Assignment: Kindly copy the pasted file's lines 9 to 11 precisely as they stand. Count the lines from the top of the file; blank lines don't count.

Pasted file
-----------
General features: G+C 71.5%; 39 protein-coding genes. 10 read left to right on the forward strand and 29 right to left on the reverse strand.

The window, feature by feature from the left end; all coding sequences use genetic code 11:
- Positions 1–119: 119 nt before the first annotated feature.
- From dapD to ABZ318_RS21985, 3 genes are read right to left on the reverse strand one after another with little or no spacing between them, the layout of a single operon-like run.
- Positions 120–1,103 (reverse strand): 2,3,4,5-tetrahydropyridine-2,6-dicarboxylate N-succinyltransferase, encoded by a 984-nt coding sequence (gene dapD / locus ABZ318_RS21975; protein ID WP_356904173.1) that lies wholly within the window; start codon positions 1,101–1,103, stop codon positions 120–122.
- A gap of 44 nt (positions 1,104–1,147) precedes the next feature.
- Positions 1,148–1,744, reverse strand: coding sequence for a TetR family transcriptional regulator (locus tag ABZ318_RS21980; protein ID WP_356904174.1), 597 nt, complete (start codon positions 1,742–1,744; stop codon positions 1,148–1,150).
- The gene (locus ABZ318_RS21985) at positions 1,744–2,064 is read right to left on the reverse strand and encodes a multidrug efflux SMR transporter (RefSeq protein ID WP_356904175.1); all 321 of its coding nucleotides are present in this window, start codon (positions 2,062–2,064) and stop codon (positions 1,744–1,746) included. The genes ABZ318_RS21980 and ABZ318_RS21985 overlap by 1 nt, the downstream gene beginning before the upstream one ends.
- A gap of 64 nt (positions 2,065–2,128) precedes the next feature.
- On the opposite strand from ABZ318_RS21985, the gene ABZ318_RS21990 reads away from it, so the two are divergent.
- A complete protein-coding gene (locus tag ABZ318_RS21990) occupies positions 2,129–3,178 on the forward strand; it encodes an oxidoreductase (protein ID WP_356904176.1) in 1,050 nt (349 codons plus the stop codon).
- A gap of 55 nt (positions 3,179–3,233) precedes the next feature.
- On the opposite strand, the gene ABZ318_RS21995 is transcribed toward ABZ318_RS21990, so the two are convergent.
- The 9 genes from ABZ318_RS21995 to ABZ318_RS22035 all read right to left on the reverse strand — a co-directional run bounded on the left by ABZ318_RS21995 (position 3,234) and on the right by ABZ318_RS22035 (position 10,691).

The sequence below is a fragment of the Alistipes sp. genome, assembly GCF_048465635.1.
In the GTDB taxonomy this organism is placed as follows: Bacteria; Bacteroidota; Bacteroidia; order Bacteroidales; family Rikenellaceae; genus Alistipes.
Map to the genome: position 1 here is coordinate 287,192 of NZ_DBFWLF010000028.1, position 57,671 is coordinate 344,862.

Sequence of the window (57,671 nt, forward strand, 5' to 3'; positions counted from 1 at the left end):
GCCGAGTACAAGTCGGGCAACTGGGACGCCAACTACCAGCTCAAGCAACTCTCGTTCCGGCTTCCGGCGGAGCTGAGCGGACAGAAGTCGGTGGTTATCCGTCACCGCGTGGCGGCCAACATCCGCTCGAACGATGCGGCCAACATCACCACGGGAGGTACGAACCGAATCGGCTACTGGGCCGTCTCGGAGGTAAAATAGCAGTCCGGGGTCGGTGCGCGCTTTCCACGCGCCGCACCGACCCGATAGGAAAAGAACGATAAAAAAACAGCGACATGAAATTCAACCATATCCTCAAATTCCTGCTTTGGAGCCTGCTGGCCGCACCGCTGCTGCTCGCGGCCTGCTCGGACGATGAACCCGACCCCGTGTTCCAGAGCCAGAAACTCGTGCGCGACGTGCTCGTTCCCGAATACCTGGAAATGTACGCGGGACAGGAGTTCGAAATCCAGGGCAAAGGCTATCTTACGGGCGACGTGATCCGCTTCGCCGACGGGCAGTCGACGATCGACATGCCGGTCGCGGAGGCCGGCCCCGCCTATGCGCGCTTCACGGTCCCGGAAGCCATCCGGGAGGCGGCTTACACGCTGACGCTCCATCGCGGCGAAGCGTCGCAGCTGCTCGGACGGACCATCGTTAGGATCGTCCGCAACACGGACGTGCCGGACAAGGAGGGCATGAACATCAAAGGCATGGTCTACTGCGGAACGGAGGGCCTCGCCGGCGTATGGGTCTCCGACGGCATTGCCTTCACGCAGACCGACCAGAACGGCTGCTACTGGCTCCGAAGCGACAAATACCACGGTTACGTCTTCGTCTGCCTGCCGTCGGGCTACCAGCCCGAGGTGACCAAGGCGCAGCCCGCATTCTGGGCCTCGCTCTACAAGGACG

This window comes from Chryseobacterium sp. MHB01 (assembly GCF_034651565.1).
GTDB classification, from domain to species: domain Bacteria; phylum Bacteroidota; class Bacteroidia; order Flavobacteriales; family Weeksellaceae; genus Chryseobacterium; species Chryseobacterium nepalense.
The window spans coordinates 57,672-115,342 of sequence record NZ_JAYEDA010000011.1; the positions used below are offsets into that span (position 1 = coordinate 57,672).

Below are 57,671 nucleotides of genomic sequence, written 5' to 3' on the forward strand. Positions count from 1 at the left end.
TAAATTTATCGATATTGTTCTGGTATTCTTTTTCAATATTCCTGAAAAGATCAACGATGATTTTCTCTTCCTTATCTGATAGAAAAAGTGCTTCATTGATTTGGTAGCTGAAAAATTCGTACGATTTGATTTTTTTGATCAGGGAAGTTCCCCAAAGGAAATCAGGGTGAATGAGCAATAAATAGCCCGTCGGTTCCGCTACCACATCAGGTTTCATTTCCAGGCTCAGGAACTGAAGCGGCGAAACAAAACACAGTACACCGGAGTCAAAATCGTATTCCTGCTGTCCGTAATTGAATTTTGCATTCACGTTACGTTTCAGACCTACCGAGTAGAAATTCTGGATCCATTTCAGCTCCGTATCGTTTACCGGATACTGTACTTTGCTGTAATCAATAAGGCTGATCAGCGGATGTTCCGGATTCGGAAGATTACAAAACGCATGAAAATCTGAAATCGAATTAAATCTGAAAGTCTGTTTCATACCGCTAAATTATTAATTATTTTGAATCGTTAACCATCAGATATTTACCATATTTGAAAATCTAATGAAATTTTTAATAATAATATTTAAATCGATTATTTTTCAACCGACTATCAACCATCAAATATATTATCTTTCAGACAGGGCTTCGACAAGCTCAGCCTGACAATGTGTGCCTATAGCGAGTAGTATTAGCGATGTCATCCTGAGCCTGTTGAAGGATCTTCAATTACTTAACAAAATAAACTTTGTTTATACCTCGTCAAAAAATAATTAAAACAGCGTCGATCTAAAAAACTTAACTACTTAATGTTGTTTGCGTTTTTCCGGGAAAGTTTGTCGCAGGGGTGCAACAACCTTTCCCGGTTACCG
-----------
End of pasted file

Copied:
- A gap of 64 nt (positions 2,065–2,128) precedes the next feature.
- On the opposite strand from ABZ318_RS21985, the gene ABZ318_RS21990 reads away from it, so the two are divergent.
- A complete protein-coding gene (locus tag ABZ318_RS21990) occupies positions 2,129–3,178 on the forward strand; it encodes an oxidoreductase (protein ID WP_356904176.1) in 1,050 nt (349 codons plus the stop codon).